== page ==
Gender Diversity Is Not a Women’s Issue

Gender Diversity Is Not a Women’s Issue

Gender diversity is generally viewed as a women’s issue. It is not.

Research conducted by McKinsey & Company and finds that despite corporate America’s stated commitment to gender diversity, outcomes are not changing. Moreover, the research finds that employees do not believe companies are taking the necessary steps to enact change. The study’s authors contend: “It is time for a new gender-equality playbook. The old one isn’t working. We need bolder leadership and more exacting execution.” While I agree that these are necessary for change, I don’t believe change will occur unless we reframe the issue.

Gender diversity is an economic issue. The McKinsey Global Institute estimates that as much as 26%, or $28 trillion, could be added to annual global GDP in 2025 if women were to participate in the economy identically to men. This is unsurprising given current data.

Companies in the top quartile for gender diversity are 15% more likely to have financial returns above their respective national industry medians. And a review of global stocks finds that companies with higher levels of gender diversity deliver higher returns with less volatility.

Gender-diverse leadership improves performance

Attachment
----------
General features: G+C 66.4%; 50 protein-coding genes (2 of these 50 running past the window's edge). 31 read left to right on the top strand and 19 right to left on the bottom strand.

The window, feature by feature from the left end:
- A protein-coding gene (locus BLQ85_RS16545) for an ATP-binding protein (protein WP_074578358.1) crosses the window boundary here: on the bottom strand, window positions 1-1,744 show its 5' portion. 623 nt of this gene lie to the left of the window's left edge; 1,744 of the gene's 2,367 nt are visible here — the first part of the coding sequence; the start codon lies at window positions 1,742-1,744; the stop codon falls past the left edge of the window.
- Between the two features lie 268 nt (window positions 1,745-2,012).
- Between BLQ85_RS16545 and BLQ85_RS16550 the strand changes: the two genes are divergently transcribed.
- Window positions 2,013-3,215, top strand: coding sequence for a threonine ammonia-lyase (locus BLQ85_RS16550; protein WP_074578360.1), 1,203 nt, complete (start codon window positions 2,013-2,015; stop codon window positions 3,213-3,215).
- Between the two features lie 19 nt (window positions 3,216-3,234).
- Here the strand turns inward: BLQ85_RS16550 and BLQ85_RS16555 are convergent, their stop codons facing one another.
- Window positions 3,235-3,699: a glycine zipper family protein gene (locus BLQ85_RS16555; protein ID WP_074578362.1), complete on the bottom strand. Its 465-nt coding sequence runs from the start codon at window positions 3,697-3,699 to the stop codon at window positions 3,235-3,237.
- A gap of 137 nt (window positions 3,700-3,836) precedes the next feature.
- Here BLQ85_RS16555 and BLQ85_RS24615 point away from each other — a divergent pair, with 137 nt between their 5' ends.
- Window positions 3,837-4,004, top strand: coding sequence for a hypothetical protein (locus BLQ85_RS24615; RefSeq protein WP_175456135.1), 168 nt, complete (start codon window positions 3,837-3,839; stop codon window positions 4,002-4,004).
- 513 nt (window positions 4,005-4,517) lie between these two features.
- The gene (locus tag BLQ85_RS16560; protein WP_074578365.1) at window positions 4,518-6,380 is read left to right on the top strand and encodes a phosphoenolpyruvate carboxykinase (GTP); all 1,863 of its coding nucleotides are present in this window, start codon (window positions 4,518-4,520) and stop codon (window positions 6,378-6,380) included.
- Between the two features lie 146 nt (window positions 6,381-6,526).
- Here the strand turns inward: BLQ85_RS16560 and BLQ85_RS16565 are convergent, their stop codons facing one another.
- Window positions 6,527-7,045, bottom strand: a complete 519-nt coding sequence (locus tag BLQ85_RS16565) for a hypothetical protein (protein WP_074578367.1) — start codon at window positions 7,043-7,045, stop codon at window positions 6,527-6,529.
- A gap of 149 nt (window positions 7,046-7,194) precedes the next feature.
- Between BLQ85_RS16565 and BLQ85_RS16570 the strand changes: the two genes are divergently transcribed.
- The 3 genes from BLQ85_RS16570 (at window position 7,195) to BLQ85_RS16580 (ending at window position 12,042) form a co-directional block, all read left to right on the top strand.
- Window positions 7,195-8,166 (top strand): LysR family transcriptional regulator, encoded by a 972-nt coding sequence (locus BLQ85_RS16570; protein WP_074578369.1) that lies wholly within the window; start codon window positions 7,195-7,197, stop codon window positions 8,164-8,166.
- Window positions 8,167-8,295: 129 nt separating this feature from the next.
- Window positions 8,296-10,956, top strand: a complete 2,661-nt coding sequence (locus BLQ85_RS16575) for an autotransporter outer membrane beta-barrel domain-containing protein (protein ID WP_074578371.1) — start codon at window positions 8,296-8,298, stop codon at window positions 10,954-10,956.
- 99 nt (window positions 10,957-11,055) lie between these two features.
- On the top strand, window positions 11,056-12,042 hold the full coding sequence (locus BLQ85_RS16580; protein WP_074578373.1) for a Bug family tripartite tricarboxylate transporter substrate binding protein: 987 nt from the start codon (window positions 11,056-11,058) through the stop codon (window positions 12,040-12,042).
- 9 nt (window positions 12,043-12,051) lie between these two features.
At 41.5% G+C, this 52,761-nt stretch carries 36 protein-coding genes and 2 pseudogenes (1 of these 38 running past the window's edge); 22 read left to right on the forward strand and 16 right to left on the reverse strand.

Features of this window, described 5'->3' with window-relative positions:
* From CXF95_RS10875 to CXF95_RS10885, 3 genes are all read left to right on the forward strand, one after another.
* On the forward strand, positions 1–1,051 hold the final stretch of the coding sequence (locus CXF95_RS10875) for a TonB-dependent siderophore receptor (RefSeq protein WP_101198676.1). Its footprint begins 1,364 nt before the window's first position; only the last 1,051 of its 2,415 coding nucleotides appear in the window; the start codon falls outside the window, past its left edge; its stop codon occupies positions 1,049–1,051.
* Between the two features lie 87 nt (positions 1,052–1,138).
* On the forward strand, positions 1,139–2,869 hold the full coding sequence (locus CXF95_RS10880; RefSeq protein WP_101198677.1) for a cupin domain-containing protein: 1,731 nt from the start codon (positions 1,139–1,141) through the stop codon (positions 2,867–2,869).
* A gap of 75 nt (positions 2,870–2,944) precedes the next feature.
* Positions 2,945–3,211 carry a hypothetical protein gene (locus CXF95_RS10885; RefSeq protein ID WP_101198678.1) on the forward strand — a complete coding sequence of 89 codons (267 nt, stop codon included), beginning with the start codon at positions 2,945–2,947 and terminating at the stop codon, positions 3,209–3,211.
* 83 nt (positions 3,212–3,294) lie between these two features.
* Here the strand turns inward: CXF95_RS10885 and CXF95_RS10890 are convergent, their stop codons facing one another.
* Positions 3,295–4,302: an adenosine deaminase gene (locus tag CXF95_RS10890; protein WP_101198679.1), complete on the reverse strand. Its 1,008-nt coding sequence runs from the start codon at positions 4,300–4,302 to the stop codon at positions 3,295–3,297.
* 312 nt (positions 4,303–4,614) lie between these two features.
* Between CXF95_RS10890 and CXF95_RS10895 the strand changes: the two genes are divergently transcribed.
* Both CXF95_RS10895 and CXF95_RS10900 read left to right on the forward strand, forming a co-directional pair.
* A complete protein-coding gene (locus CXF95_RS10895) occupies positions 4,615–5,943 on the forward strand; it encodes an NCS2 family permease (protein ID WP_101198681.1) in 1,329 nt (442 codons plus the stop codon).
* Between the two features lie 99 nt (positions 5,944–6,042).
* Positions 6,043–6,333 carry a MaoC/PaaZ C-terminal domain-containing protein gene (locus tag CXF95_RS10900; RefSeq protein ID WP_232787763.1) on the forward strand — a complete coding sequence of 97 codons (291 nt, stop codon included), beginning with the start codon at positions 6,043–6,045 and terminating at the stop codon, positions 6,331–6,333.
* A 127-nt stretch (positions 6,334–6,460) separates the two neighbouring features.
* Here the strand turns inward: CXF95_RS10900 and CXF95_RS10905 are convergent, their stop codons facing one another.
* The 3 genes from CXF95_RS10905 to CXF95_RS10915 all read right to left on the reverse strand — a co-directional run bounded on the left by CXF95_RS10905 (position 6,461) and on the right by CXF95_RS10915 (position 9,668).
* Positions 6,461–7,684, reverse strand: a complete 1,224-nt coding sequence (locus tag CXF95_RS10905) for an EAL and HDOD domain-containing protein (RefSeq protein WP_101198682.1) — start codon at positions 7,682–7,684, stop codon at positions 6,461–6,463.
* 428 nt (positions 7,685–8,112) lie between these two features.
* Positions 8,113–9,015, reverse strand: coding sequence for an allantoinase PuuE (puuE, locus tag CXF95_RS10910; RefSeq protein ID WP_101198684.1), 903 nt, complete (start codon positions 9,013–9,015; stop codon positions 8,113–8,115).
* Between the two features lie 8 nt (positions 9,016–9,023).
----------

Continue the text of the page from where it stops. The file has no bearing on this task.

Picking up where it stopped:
Looking specifically at the impact of increased gender diversity in leadership positions, the results are even more pronounced.

Female CEOs in the Fortune 1000 drive three times the returns as S&P 500 enterprises run predominantly by male CEOs. Large companies with a higher proportion of women on executive committees realized a 41% higher return on equity and 56% better operating results than companies with zero women on executive committees. And companies with three or more women board directors significantly outperformed those with sustained low representation by 84% on return on sales, 60% on return on invested capital, and 46% on return on equity — after just five years.

For change to occur we need to reframe gender diversity not as a women’s issue, but as an economic issue. From the top down, companies need to move from commitment to action not to meet quotas, but because a gender-diverse workforce performs better than one that is not diverse.

In an interview I conducted with Cathy Morris, Senior Vice President and Chief Strategy Officer at Arrow Electronics, Morris drew a similar conclusion: “A better organization is not about the numerical statistics related to diversity.  A better organization is about better decision-making. Diversity is essential for companies; diversity enables better decision-making and diminishes group think.”

Until it is recognized that gender diversity is an economic issue, it will be difficult to achieve bolder leadership and to realize more exacting execution, and, thereby, improve gender outcomes.

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